#11 Quiggin

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Posted 04 February 2014 - 02:54 PM

 

If there is a deeper connection between Stoppard's play and Scarlett's ballet, McCauley didn't elaborate. 

 

 

But it's a such good line and has such perfect tone – And [so] this is the Stygian gloom one has heard so much about. It sort of calms Scarlett’s portentous title, allows Macaulay to say "Are these characters [really] dead, as the title “Acheron” implies? They’re still creatures of sexual and sensual behavior." In the underworld of Homer, unlike Scarlett’s, remember that Odysseus has to bring a liter of blood or so in order to revive the shades he meets and to get any sort of intelligence out of them.



#12 Kathleen O'Connell

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Posted 04 February 2014 - 03:35 PM

 

 

If there is a deeper connection between Stoppard's play and Scarlett's ballet, McCauley didn't elaborate. 

 

 

But it's a such good line and has such perfect tone – And [so] this is the Stygian gloom one has heard so much about. It sort of calms Scarlett’s portentous title, allows Macaulay to say "Are these characters [really] dead, as the title “Acheron” implies? They’re still creatures of sexual and sensual behavior." In the underworld of Homer, unlike Scarlett’s, remember that Odysseus has to bring a liter of blood or so in order to revive the shades he meets and to get any sort of intelligence out of them.

 

 

It is a good line, and I stated as much. I nonetheless find the way it was introduced into the review clumsy at best. 

 

And just to be clear, I'm not grinding some sort of anti-McCauley ax. I've found real value in many of the things he's written. But he can be infuriatingly facile at times: and that's exactly how his opening contention that the darkness of Scarlett's subject matter was somehow "curious" given his "cherubic" appearance struck me. One's looks are hardly a marker of the subject matter one is drawn to probe.  (Unlike atm711, I didn't read it as a put-down.)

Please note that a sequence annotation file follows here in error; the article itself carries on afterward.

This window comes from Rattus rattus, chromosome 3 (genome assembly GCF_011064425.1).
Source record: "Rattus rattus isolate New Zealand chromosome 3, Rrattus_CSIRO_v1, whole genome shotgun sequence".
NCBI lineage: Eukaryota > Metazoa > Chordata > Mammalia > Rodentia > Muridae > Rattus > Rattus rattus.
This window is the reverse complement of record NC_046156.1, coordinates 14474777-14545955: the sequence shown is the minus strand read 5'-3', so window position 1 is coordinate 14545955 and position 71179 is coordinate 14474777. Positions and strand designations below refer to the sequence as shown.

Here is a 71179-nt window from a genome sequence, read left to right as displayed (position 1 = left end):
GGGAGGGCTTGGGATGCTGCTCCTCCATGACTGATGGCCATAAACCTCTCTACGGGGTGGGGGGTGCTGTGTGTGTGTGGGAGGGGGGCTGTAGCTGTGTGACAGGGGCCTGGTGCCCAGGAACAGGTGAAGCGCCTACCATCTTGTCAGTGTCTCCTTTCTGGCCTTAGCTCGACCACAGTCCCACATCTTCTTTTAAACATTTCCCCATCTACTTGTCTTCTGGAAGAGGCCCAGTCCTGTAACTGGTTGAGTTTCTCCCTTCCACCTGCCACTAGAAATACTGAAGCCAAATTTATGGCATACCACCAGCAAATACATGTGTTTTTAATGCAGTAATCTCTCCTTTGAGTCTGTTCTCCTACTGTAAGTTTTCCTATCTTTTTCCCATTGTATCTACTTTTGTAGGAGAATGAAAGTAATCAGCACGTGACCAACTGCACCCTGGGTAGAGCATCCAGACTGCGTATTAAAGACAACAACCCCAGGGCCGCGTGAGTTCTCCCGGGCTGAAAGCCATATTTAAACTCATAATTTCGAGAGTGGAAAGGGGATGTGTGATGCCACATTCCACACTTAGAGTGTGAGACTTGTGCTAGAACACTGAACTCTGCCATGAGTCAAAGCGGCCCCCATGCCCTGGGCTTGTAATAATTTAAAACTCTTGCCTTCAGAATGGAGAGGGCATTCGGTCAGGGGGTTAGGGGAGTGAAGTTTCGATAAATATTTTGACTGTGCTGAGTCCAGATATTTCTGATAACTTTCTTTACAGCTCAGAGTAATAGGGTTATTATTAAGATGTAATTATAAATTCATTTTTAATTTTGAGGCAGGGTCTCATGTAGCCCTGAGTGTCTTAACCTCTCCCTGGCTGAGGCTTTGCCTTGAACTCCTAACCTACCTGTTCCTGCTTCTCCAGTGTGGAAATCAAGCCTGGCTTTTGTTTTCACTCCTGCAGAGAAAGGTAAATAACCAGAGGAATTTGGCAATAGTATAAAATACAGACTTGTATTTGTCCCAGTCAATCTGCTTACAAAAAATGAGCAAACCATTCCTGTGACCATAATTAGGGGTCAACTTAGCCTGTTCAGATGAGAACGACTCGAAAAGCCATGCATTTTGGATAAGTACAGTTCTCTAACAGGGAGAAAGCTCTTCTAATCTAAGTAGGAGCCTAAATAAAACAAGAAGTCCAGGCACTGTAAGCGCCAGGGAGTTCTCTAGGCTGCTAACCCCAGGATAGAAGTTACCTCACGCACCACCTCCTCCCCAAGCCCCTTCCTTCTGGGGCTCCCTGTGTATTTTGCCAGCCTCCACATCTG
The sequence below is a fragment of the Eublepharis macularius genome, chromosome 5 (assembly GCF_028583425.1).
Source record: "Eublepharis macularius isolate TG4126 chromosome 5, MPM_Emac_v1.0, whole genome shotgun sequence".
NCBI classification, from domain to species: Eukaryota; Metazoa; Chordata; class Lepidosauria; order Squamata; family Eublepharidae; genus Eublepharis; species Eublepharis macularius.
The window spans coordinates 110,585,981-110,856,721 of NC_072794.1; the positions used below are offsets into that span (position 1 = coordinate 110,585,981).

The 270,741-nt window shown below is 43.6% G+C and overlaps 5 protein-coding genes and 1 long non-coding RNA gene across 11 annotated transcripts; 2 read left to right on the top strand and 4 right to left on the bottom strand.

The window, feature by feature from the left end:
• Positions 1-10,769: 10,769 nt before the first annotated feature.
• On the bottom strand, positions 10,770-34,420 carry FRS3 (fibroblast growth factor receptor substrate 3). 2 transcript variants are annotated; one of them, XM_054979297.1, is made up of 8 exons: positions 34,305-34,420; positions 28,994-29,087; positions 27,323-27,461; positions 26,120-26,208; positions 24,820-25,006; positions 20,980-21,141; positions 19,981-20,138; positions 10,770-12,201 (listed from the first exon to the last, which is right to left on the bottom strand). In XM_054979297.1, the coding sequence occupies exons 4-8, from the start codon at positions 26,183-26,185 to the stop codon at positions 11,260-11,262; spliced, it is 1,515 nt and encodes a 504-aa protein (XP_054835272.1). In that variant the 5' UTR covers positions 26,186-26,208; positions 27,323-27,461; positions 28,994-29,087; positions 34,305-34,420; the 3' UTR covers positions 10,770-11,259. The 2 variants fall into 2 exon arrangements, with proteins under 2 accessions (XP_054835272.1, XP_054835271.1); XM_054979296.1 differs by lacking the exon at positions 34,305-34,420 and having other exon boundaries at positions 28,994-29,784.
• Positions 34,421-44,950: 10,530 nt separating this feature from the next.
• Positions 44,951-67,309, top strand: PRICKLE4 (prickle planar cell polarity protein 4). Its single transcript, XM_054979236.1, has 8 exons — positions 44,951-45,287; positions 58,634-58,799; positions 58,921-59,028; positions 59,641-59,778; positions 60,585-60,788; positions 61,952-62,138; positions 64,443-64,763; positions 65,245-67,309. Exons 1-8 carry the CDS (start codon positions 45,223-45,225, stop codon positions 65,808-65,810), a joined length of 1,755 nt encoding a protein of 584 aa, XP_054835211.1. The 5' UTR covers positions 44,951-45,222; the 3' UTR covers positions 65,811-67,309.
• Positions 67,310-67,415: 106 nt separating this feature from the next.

#13 canbelto

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Posted 04 February 2014 - 07:26 PM

I think most critics have their set likes and dislikes, and one of Macauley's known dislikes is overtly "sexy" pas de deux between a man and a woman that doesn't fit his aesthetic. I think that's what he meant by "heterosexual partnering." 

 

He goes more into it later on:

 

 

Are these characters dead, as the title “Acheron” implies? They’re still creatures of sexual and sensual behavior. In one motif, Mr. Danchig-Waring, standing behind Ms. Mearns, runs his hands down her shoulders and upper arms; Mr. Angle, also from behind, plants an emphatic kiss on Ms. Krohn’s neck; and in one incident all three couples seem to nuzzle each other, heads and necks interlocking fondly.

 

Odder is the way the female dancers, lifted or supported, keep opening their groins at the audience. Near the end, for example, a number of women, lifted from behind and facing the audience, have their knees tensely bent and held together; then, suddenly, they part their thighs for our benefit. This is one of several images of behavior that are never resolved in terms of poetic meaning.

 

It's this kind of choreography that he dislikes and he's pretty consistent about the reasons why he dislikes it. I don't think he's being unreasonable in the sense that ballet is an art form dominated by personal aesthetic. If he doesn't like seeing something onstage, he's entitled to explain why he doesn't like it. 

 

Think this is one of his best reviews. He doesn't make snide snippy comments about dancers and instead focuses pretty specifically about the ballet.



#14 dirac

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Posted 04 February 2014 - 11:19 PM

I didn't find the reference to Stoppard particulary distracting, myself. And given the ballet's subject matter and title I can understand why the work of Housman might come to Macaulay's mind.

 

Always the master of the put-down he reflects on Scarlett's "cherubic, curly haired, wide-eyed puckishness"-

 

 

Respectfully, atm711, I tend to agree with those who have said that this wasn't intended as a put-down.

 

It's also a trope I've seen in other profiles of artists (e.g., "Some not familiar with his work might find it hard to imagine, given X's cherubic face, bright eyes, and cheerful outlook, that in his writing he is preoccupied with the grimmest of subjects, torture and murder." )



#15 Kathleen O'Connell

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Posted 05 February 2014 - 05:28 AM

I didn't find the reference to Stoppard particulary distracting, myself. And given the ballet's subject matter and title I can understand why the work of Housman might come to Macaulay's mind.

 

Always the master of the put-down he reflects on Scarlett's "cherubic, curly haired, wide-eyed puckishness"-

 

 

Respectfully, atm711, I tend to agree with those who have said that this wasn't intended as a put-down.

 

It's also a trope I've seen in other profiles of artists (e.g., "Some not familiar with his work might find it hard to imagine, given X's cherubic face, bright eyes, and cheerful outlook, that in his writing he is preoccupied with the grimmest of subjects, torture and murder." )

 

I took it as a tactic employed by a writer on deadline in search of a lede in the wee hours of the morning, and nothing more sinister than that. Were McCauley writing on a different schedule, I suspect (or at least I hope) he'd jettison some of the tools he relies on to crank out timely copy.